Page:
This report presents a large case-control study for first-trimester maternal serum ITA measurements by an automated assay in Down syndrome and unaffected pregnancies. In addition, it provides screening performance estimates for combinations of biochemical and ultrasound markers so that comparisons among screening protocols can be made. All of the necessary values for the other 4 markers examined (PAPP-A, DIA, hCG, and free [beta]) have been taken from a published study (13). The univariate detection rate reported here for serum ITA measurements was 26%, at a 5% false positive rate, but detection varied by gestational age (Fig. 2). There are no other first-trimester serum ITA studies available for direct comparison, but 3 studies of ITA concentrations in first-trimester urine are available. One reported a 38% detection rate (8), but the confidence interval was wide (9%-76%) because only 8 Down syndrome samples were tested. Our earlier study (14) with 17 Down syndrome urine samples found a 24% detection rate. Unfortunately, neither of these studies was sufficiently large to examine possible gestational age effects. In contrast, the larger SURUSS study (13) reported that detection ranged from a low of 16% at 11 weeks of gestation to a high of 43% at 13 weeks of gestation. The relationship between improving performance and increasing gestational age for urine ITA found in SURUSS was similar to what we observed for serum ITA. Even with these 4 studies, however, our knowledge is limited. It is possible that urine is a superior sample type compared with serum, that sample handling can substantially affect the results (e.g., storage temperature, length of storage, freeze-thaw cycles, method of thawing, fresh vs from storage), or that the manual assay used in that earlier study (8) performs better. The automated assay is specific for ITA (16), whereas the manual assay may have had significant cross-reactivity with the free [beta]-subunit of ITA (7,22). It is also possible that future assays directed toward sialic acid-deficient ITA would perform better (23), but direct comparison between these assays on both case and control samples are needed to make this determination.
One area of concern is that the logarithmic SD for ITA measurements in Down syndrome pregnancies (0.2326) is much tighter than in unaffected pregnancies (0.3064). In our previous study of ITA in second-trimester serum samples, the SD in unaffected pregnancies was similar to that found in the current study (0.3088) (12), suggesting that this estimate is reliable. The SD of ITA measurements in second-trimester Down syndrome pregnancies, however, was broader (0.4640), suggesting that one of these estimates may not be reliable. It is possible that the very high ITA measurements found in first-trimester Down syndrome pregnancies are near the upper limit of 300 [micro]g/L for the current assay. This study relied on results from undiluted samples. On the other hand, a recent literature review summarizing published reports for DIA, PAPP-A, hCG, free [beta], and NT measurements (Palomaki et al., Maternal serum dimeric inhibin-A and other markers of Down syndrome in the late first trimester of pregnancies, submitted for publication), the consensus pooled SD in Down syndrome pregnancies is always smaller than the corresponding values in unaffected pregnancies. The results from individual studies reporting hCG and free [beta] differed, however, from the other 3 analytes in that nearly one-half of them reported smaller SDs among the Down syndrome pregnancies. This finding thus may not be so unexpected, but additional studies are needed to confirm the reported first-trimester serum ITA population values.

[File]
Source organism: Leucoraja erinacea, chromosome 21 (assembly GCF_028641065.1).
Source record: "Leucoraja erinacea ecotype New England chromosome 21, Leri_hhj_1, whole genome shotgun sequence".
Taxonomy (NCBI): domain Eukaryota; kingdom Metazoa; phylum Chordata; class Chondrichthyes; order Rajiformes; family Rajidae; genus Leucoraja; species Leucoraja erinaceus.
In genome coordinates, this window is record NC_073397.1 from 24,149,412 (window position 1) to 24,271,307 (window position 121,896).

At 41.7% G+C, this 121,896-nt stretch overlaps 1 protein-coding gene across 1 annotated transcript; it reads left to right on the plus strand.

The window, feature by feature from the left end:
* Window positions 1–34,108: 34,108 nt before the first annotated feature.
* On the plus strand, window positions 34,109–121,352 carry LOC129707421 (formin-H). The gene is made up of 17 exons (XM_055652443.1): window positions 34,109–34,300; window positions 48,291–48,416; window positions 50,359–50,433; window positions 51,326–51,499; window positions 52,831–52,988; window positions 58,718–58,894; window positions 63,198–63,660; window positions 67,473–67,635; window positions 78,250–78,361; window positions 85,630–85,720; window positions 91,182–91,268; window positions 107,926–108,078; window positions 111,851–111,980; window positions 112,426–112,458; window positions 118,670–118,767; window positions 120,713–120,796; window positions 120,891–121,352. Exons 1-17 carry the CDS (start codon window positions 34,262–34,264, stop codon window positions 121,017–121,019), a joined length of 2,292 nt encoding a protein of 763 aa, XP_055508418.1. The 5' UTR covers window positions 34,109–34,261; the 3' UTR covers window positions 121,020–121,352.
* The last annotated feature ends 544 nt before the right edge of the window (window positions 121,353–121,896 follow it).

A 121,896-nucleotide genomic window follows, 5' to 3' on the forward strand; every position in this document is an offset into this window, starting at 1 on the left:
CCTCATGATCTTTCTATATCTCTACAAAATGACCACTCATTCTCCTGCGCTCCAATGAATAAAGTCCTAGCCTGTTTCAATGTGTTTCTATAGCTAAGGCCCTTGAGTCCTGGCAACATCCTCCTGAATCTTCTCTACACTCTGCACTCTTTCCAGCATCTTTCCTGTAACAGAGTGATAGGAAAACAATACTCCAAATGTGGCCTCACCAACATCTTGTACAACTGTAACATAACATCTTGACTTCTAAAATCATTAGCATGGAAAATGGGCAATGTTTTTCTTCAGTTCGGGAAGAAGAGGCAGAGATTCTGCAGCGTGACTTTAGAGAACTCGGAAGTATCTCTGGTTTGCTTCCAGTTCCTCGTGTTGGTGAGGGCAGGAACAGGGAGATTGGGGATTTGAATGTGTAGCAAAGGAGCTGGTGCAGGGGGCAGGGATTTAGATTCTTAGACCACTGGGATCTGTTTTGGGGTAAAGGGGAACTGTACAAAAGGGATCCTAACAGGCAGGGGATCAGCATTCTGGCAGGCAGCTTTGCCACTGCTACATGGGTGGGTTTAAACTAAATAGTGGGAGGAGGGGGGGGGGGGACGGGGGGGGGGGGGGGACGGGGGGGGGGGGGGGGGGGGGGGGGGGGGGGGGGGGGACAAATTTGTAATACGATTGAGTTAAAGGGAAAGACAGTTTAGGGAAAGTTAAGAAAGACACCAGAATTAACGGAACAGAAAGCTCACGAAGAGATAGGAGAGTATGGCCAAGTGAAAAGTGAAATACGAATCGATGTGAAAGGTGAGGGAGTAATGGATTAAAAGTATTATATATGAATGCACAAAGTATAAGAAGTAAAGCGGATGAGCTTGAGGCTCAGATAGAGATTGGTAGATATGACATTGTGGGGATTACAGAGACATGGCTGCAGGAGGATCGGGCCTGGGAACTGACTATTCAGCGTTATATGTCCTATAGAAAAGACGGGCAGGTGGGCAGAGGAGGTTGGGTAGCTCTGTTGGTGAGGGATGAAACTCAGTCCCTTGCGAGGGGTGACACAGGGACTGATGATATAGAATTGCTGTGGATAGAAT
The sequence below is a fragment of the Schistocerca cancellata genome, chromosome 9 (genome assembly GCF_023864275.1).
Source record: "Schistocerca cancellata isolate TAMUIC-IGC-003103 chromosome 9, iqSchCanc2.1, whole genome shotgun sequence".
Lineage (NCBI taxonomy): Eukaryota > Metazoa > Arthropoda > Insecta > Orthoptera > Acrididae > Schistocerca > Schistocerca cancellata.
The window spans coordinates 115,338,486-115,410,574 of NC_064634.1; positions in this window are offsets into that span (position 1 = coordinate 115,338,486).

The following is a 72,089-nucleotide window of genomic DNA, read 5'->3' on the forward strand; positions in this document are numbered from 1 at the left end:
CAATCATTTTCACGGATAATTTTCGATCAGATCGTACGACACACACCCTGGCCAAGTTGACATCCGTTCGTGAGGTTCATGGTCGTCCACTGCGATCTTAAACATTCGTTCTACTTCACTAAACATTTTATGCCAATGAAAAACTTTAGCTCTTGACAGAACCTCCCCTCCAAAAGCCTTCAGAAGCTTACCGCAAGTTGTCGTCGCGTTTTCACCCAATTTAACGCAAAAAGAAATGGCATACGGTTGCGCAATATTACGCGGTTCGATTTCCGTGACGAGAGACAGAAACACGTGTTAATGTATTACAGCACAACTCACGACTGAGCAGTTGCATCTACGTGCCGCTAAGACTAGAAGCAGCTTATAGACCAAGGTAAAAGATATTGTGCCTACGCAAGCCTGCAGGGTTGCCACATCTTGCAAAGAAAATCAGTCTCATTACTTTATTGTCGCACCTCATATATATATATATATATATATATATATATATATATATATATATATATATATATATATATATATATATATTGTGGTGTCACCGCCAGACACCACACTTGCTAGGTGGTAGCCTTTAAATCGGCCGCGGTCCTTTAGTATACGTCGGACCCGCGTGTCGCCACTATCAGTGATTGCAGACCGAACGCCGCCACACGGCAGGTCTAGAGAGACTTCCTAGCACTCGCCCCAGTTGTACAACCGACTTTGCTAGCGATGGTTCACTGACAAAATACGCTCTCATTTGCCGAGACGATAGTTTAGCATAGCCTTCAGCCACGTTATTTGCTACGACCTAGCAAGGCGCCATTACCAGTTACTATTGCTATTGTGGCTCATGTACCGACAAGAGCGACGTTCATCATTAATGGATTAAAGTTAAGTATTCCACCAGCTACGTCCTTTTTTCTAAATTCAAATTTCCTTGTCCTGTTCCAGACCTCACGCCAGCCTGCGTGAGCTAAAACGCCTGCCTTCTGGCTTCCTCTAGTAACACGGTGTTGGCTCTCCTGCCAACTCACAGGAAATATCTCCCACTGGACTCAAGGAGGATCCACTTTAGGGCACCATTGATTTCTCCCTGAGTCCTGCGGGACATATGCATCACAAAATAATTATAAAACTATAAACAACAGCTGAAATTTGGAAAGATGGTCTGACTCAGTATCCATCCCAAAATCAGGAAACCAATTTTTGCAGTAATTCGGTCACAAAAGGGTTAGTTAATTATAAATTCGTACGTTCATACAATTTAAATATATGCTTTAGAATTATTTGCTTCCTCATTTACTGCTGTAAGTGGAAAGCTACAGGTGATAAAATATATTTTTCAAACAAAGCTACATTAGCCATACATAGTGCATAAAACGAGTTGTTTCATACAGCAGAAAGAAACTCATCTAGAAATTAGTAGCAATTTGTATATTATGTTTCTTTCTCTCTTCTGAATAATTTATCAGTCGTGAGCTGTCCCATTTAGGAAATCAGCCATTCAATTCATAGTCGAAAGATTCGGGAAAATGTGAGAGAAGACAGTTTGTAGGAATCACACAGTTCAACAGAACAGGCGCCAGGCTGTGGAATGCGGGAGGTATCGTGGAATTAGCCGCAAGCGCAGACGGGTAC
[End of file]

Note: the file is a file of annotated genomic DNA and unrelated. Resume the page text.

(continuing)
In a wide variety of first-trimester Down syndrome screening test combinations and cutoffs, the performance of serum ITA and free [beta] was essentially equivalent. If the strength of the associations between ITA measurements and Down syndrome found in the current study are confirmed, the decision to use free [beta] or ITA measurements will most likely depend on considerations other than screening performance. These concerns may include cost, ease of assay performance (automation), availability of quality reagents, and licensing issues. Although hCG measurements alone are not as good a marker of Down syndrome as either free [beta] or ITA measurements, when combined with maternal age, PAPP-A, and NT measurements, the difference in overall performance is small.
We thank Esther Carlton (Clinical Correlations Department, Quest Diagnostics Nichols Institute), Julie Lu, and Jola Plewnia (Nichols Institute Diagnostics) for their help in assaying of the samples for ITA. Quest Diagnostics Nichols Institute provided partial support for this project. Quest Diagnostics has licensed the antibodies, B152 and B207, from Columbia University and the patent on ITA applications to Down syndrome diagnosis from Yale University.
Received March 4, 2005; accepted May 10, 2005.
Previously published online at DOI: 10.1373/clinchem.2005.050567
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GLENN E. PALOMAKI, [1,2] * GEORGE J. KNIGHT, [1,2] LOUIS M. NEVEUX, [1,2] RAJ PANDIAN  and JAMES E. HADDOW [1,2]
 Foundation for Blood Research, Scarborough, ME.
 Women and Infants Hospital, Providence, RI.
 Quest Diagnostics Nichols Institute, San Juan Capistrano, CA.